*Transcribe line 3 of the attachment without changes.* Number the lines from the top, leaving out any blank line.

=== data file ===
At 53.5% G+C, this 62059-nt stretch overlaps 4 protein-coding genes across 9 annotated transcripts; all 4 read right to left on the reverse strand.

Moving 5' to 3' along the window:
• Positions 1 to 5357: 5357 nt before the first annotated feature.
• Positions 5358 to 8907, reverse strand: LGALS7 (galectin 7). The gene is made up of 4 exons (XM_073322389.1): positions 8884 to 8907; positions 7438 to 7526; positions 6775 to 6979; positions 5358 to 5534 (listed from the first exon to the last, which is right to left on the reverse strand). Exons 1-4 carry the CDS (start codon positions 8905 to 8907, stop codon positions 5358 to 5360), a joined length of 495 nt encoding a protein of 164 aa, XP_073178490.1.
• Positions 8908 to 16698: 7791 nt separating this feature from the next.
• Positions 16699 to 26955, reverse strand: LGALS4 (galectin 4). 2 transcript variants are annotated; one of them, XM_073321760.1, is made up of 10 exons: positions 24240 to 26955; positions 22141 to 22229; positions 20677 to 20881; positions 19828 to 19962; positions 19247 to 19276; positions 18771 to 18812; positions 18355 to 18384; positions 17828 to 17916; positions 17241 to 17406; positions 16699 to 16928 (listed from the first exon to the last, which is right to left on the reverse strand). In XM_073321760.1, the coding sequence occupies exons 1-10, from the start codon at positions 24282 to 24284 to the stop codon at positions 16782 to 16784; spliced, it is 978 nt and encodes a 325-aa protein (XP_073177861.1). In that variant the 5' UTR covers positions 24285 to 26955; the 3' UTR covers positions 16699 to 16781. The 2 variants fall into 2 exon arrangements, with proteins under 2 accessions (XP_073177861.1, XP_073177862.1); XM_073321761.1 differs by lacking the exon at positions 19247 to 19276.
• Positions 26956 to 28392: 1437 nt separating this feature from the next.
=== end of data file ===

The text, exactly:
• Positions 1 to 5357: 5357 nt before the first annotated feature.